Just the Facts: Tonight’s Super Moon Total Lunar Eclipse

SnowBrains | | BrainsBrains

There’s a lot of hype about the supermoon total lunar eclipse tonight.  We’d like to break down the hype for you and give you the simple facts about why tonight is so special.

The 1982 supermoon lunar eclipse was the last time we had one.
The 1982 supermoon lunar eclipse was the last time we had one.

TONIGHT’S SUPERMOON TOTAL ECLIPSE FACTS:

  • The Moon’s orbit around the Earth is a ellipse.  Thus, when the moon is closest to the Earth (perigee, or super moon), it appears about 10% larger than it does when it’s at furthest from the Earth (apogee). 
  • Tonight, the moon will be at it’s perigee (super moon) and it will be directly opposite the sun creating a total lunar eclipse, ie the full moon will go orange and red.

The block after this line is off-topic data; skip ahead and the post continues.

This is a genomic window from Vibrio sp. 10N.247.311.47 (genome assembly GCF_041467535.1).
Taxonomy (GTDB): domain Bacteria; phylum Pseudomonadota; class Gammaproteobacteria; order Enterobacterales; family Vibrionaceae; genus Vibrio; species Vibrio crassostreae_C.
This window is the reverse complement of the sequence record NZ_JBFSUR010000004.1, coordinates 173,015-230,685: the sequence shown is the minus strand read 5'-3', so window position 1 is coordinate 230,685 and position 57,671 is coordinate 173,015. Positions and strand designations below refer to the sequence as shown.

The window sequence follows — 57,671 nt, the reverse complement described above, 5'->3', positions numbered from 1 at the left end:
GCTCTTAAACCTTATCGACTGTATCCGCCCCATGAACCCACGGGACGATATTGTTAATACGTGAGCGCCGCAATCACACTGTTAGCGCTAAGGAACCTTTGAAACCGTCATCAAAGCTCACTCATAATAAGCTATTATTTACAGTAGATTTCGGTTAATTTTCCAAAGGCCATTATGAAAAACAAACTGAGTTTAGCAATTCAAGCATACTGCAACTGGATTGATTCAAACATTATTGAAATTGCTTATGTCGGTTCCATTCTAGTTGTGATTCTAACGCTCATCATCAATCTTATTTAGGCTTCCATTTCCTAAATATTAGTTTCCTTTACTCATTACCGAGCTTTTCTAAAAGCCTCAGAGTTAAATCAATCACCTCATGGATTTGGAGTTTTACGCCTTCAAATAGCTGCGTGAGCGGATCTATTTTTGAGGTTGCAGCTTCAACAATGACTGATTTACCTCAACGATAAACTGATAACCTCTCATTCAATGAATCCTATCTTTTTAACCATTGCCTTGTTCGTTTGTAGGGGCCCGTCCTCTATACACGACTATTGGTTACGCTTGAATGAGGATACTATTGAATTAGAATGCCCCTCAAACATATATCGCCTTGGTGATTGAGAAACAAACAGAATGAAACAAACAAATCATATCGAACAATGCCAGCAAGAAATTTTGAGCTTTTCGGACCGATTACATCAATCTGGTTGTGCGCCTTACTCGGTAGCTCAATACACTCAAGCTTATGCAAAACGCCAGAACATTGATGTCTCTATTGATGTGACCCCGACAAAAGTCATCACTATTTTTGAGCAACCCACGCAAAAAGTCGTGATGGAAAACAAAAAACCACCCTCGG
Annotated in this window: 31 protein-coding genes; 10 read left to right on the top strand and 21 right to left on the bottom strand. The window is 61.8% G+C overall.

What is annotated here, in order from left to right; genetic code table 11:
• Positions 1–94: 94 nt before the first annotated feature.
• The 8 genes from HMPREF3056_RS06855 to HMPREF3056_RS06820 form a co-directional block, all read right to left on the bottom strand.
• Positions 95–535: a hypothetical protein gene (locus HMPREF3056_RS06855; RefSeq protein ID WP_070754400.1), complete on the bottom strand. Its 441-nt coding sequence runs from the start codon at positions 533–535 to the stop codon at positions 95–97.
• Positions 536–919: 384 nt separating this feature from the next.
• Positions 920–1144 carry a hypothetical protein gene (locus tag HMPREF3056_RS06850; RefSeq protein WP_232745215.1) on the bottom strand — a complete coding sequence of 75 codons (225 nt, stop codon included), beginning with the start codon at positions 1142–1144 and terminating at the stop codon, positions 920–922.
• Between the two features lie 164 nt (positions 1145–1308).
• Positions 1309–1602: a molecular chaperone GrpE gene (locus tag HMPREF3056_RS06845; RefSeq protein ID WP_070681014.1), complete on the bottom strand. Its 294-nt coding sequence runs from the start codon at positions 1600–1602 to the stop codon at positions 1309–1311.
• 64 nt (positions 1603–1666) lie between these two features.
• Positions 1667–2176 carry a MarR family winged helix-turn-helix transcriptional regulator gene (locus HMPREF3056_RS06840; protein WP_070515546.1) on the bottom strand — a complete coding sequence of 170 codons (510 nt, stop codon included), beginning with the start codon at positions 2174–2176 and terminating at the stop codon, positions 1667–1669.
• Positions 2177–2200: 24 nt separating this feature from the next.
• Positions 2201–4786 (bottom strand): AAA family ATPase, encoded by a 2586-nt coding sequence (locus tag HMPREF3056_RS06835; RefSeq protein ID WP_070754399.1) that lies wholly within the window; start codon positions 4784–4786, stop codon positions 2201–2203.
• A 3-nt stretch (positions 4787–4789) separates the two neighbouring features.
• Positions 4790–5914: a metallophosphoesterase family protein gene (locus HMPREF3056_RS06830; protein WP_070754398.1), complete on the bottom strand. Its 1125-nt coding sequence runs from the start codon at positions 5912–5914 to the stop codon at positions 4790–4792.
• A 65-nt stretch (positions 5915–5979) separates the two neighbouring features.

• The last time this happened was in 1982 and it won’t happen again until 2033.
  • The moon will appear red, not black tonight.  The moon will be blacked by the Earth’s shadow but will be slightly illuminated by light scattering through the atmosphere of the Earth.  Long wavelengths (ie red light) will scatter more effectively turning the moon red tonight.
  • Tonight’s lunar eclipse will best be visualized from North America and the moon will be fully covered by Earth’s shadow at 7:11pm PST.

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3 thoughts on “Just the Facts: Tonight’s Super Moon Total Lunar Eclipse

  1. Hi, I am really interested in the blood moon tonight… can I see it from Newport OR>? Or where in Oregon do I need to be? I am wondering for spiritual reasons.
    thank you so much,
    Sarah sknapp156@gmail.com

  2. Longer wavelengths…red light… scatter less than shorter. Red light is then refracted through the atmosphere onto the moon.

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